AgFax Rice Review: Heavy Storm Damage in Philippines, India; Indian Exports Unaffected by Damages
- Oliver Teves of the Associated Press reports on ABC News that Typhoon Nari made landfall in the Philippines late Friday, blocking roads, causing power outages, and flooding rice fields. Initial estimates are that 37,000 acres of rice were damaged or destroyed by the high winds and flooding.
- Bibhudatta Pradhan reports for Bloomberg that Cyclone Phailin killed at least 17 people in India, with winds as high as 210 kmh lashing the Odisha region and heavy rains flooding roads and fields. Odisha produces about 10% of India’s annual rice production, and estimates are that 15% of the region’s rice crop was destroyed, or an estimated one million tons of grain. The winter-sewn crop may also be affected by inundation of saline water from the sea following the cyclone.
- The Arkansas Farm Bureau reports that U.S. rice futures made small gains in the two nearby contracts Monday, though pressure continues to loom over the market.
- The U.S. Rice Producers’ Association reports in their The Rice Advocate newsletter that Iraq purchased U.S. rice for the first time since 2010, buying 40,000 tons at a quality premium and putting a heart beat back into the rice market.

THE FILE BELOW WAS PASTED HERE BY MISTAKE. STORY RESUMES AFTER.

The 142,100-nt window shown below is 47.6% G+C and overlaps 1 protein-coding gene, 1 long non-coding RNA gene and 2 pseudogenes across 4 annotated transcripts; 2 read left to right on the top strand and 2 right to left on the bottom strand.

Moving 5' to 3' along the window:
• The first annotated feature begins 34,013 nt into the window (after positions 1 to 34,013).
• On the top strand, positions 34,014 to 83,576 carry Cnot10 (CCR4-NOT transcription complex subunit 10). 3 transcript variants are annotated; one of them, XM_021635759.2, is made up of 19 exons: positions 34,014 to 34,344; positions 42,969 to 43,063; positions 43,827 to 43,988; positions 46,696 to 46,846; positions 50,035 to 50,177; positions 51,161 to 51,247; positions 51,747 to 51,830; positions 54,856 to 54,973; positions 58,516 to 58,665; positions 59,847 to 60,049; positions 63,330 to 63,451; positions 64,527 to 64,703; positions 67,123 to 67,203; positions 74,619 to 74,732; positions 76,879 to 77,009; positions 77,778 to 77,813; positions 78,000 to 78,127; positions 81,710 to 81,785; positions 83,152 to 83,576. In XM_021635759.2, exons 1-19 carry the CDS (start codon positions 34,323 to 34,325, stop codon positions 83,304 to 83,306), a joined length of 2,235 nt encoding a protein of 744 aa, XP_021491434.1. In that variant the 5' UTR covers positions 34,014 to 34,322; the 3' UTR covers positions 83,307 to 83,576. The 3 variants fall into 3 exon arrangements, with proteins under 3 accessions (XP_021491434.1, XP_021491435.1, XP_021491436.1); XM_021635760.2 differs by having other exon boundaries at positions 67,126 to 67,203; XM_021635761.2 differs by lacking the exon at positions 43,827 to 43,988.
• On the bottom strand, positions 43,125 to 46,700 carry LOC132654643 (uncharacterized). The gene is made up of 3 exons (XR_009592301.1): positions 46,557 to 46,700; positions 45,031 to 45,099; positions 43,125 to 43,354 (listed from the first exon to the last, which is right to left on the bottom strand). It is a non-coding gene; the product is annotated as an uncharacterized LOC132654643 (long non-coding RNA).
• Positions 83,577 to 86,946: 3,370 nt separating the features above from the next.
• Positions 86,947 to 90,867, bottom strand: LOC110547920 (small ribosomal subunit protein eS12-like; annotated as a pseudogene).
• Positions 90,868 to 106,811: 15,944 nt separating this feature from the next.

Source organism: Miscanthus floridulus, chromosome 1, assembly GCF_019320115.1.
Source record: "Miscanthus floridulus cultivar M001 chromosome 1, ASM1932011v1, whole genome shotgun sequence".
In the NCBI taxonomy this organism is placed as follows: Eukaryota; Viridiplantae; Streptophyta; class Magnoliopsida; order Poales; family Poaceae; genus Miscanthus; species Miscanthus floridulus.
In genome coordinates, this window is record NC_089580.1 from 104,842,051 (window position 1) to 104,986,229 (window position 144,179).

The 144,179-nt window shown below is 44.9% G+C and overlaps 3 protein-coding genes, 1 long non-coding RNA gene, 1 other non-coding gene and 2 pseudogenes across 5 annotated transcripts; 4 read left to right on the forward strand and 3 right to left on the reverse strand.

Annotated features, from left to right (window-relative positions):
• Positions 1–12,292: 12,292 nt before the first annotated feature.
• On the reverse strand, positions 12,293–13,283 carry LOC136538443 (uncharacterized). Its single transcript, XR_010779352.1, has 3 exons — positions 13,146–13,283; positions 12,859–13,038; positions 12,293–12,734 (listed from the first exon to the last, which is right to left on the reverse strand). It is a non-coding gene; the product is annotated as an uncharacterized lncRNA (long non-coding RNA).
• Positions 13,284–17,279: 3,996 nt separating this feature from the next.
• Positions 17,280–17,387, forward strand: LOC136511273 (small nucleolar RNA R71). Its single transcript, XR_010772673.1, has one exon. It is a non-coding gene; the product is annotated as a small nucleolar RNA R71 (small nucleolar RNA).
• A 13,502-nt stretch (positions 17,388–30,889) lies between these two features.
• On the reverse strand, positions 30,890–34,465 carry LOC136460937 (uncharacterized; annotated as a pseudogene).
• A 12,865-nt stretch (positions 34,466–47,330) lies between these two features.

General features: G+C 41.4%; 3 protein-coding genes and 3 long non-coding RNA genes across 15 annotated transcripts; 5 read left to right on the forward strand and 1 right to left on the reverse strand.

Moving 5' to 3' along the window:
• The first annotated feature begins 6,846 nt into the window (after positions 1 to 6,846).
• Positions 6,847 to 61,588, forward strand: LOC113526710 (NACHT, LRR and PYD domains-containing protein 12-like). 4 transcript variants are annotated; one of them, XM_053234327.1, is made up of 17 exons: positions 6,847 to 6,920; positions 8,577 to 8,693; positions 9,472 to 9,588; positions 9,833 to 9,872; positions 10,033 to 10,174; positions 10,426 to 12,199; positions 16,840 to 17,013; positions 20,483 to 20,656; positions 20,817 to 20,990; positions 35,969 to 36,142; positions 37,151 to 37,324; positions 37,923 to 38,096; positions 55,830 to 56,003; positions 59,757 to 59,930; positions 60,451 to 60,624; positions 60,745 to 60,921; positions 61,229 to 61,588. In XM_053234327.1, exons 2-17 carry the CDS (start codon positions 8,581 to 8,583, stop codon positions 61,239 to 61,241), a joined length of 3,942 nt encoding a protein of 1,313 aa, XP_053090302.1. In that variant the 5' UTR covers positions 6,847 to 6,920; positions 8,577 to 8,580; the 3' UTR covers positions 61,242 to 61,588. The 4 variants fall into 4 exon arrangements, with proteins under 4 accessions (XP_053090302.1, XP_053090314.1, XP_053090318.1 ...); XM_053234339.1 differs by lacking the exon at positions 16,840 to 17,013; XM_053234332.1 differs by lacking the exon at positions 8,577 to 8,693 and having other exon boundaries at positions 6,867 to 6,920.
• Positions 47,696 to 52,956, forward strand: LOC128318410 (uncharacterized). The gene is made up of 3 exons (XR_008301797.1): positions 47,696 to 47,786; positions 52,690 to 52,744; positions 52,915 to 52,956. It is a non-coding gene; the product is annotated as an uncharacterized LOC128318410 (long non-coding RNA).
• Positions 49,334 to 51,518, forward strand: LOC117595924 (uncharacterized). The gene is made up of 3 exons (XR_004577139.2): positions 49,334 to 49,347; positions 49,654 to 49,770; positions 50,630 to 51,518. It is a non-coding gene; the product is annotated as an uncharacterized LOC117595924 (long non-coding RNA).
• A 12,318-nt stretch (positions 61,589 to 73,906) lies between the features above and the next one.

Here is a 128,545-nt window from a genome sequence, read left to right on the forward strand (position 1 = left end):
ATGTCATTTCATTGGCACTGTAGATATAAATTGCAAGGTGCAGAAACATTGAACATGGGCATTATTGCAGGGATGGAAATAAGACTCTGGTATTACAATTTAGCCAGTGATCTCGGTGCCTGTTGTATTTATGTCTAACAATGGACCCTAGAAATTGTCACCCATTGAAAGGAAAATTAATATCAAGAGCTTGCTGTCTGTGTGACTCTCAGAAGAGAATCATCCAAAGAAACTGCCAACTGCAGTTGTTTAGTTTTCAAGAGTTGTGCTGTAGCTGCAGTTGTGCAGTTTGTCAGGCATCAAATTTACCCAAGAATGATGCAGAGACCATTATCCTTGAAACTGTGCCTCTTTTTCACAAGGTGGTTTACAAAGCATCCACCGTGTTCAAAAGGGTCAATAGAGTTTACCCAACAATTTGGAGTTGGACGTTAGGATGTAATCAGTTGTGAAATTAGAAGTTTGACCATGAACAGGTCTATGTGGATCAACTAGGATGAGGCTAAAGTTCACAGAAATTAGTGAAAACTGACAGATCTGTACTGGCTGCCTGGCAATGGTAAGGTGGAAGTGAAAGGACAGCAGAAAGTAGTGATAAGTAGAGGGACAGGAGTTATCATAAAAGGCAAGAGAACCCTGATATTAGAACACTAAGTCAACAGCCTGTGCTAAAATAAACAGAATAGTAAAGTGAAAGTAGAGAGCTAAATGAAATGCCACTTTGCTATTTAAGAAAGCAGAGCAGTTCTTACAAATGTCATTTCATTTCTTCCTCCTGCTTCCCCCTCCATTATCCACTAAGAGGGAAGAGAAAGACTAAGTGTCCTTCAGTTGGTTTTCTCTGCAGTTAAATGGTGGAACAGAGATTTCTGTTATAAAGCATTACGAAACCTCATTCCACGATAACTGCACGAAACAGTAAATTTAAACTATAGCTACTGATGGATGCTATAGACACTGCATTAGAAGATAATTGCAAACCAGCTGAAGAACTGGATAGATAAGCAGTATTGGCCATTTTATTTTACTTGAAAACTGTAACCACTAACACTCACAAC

- The Rice Advocate also reports that the Arkansas/Delta rice harvest continues to move slowly, while Midsouth and Texas rice sales have stalled with 30-65% of the new harvest already contracted and offering little incentive to make cash sales or purchases.
- According to a press release from the California Rice Exchange, the Exchange has been bought by Farm & Trade, Inc. to help move the California rice industry forward towards being recognized as a high quality premium product.
- Oryza.com reports that India’s Food Minister has announced that despite damages to this year’s rice crop from Cyclone Phailin, Indian rice exports will continue undisrupted due to more than adequate rice stocks.
- Reuters reports that Thailand’s Prime Minister has announced an agreement between Thailand and China in which China would buy one million tons of Thai rice a year for an indefinite period, revising a previous agreement in which China would buy one million tons over 5 years. “Traders said the pact was unlikely to have a major impact on the global rice market.”
- California rice grower Mike DeWit comments for CalRice.org on the progress of this season’s relatively smooth rice harvest.